A new supply chain report today is claiming that Apple has sharply cut back on iPad production to allocate more components to their iPhone 13, an indicator that the global chip supply crunch is perhaps tightening.
The iPad and iPhone models have a number of components in common, including both core and peripheral chips. This allows Apple to shift supplies between different devices in certain cases.
The company is prioritizing iPhone 13 output in part because it forecasts stronger demand for the smartphone than for the iPad as Western markets begin to emerge from the coronavirus pandemic. Europe and the Americas account for 66% of Apple's revenue.
Apple has acknowledged the impact of the global supply constraints. CFO Luca Maestri said in a recent earnings briefing that iPad revenue for the October-December quarter is set to drop due to component constraints, adding that this is the only product expected to see a decline. CEO Tim Cook said revenue for July-September was $6 billion lower than it would have been due to the "industrywide silicon shortages and COVID-related manufacturing disruptions." The impact for the current quarter could be even larger, he said.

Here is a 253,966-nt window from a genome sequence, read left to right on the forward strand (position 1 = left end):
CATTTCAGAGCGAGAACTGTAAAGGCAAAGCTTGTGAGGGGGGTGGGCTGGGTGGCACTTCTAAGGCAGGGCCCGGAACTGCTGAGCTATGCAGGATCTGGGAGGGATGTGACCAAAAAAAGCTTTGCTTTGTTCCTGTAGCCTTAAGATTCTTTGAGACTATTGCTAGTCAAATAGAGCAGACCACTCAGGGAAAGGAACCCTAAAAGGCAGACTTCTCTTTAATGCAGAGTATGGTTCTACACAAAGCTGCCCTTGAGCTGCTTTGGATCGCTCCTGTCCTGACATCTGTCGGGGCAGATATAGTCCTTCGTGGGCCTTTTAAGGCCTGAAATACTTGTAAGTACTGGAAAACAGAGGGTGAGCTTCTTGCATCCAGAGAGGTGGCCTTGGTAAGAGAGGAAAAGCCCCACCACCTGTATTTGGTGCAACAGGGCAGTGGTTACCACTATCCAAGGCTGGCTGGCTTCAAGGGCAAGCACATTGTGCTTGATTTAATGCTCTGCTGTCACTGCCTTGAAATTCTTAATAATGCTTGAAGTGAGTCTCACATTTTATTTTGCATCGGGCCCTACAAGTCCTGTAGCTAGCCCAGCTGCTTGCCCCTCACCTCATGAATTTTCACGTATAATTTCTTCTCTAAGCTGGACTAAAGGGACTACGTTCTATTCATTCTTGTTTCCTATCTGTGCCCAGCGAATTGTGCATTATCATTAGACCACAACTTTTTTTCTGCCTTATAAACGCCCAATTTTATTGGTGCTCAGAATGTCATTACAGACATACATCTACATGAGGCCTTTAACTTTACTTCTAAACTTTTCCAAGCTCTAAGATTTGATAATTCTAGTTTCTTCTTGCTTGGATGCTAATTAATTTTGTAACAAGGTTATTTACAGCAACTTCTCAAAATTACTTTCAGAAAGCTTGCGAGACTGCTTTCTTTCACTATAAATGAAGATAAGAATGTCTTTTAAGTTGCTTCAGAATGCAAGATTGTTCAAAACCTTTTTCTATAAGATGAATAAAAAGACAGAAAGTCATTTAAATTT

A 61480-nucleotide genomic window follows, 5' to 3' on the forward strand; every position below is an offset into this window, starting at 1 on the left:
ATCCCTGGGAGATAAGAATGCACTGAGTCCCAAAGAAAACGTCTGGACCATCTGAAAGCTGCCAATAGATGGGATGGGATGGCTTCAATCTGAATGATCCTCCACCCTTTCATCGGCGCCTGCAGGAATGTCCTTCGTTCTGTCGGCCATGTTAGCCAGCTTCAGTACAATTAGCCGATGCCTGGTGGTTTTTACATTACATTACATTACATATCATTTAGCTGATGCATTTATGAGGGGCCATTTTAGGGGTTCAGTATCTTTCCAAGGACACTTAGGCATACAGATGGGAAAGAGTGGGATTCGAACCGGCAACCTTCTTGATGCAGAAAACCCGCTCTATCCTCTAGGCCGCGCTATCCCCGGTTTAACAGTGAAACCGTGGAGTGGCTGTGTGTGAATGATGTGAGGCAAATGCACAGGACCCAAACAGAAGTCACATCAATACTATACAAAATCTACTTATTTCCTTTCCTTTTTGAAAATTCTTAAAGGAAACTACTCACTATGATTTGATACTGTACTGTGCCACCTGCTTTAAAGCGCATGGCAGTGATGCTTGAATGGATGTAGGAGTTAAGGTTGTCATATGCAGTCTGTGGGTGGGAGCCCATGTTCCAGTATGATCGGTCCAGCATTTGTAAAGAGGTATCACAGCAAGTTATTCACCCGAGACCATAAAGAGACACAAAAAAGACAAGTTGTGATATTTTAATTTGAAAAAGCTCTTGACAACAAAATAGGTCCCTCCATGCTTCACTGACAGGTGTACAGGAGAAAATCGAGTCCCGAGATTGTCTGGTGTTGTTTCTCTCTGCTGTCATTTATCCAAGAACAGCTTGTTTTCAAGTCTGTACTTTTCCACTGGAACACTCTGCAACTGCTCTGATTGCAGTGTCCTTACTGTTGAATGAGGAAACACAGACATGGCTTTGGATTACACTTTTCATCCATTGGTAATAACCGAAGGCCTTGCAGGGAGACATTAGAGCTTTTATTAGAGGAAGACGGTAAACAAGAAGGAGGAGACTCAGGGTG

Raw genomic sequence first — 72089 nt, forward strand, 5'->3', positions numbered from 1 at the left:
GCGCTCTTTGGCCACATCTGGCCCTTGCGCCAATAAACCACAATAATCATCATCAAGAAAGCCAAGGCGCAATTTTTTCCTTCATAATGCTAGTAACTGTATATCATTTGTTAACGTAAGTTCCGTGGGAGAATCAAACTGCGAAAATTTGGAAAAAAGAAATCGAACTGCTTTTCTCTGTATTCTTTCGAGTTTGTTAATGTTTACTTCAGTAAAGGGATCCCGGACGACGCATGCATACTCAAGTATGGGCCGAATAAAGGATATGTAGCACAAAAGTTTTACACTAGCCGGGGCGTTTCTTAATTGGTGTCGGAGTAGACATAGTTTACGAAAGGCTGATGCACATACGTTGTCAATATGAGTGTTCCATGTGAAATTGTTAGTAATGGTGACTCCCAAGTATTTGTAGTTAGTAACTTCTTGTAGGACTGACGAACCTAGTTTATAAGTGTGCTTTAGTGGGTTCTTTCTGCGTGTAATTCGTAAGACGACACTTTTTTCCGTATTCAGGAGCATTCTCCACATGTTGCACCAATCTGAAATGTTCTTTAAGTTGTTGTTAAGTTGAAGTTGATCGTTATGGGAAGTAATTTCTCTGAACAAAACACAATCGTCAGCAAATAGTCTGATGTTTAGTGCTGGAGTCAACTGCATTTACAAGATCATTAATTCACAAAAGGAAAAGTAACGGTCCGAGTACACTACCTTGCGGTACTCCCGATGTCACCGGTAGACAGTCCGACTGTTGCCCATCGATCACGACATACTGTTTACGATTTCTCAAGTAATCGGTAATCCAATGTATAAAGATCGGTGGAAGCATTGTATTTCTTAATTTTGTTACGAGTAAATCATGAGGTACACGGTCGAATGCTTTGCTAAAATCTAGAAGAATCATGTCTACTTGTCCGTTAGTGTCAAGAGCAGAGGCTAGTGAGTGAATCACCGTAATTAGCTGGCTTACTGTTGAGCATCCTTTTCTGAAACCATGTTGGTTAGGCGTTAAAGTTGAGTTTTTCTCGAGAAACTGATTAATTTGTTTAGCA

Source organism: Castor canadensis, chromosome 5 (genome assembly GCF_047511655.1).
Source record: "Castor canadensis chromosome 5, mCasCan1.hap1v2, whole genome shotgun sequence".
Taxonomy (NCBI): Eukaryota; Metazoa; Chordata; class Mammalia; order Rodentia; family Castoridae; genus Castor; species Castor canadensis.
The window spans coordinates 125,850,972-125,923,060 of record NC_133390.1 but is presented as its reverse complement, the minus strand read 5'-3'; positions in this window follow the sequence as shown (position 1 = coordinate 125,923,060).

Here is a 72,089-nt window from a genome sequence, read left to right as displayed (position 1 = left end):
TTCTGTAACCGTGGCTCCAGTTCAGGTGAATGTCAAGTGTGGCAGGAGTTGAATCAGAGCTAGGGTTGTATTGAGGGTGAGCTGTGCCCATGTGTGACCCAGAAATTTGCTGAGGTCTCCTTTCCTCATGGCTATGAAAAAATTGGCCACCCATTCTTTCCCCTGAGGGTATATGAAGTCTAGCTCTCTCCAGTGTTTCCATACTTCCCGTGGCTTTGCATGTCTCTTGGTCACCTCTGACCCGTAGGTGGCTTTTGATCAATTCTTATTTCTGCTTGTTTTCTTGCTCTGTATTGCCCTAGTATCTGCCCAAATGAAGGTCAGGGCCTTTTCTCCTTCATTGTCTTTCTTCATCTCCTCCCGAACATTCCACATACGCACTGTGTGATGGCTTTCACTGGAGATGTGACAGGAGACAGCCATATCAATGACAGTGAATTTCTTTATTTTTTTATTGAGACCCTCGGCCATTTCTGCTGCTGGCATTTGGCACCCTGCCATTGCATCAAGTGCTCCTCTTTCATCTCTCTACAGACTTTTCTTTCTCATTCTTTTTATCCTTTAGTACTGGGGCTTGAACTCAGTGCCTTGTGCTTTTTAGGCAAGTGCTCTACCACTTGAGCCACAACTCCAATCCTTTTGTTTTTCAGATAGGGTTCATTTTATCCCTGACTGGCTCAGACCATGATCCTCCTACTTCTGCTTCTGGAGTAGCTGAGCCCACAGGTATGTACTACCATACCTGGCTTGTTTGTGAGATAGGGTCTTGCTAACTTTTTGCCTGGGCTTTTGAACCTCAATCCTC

Brady Wang, a tech analyst with Counterpoint Research, told Nikkei Asia that it is natural for Apple to prioritize iPhones over iPads in the face of component constraints.
"The scale of iPhone shipments of around 200 million units a year is much bigger than that of iPads. Apple's most important and critical ecosystems are all surrounding iPhones, its iconic product. To add one more point, iPads do not have that strong seasonality like its flagship iPhones, which are always launched in autumn," Wang said. For more on this, read the full Nikkei Asia report.
Beginning yesterday, Apple issued a mild warning on their homepage in the form of a red bar that reads: "shop early for the best selection of holiday favorites," a sign that shortages could delay iPhone orders going into the holiday season. See the screenshot below
(Click on image to Enlarge)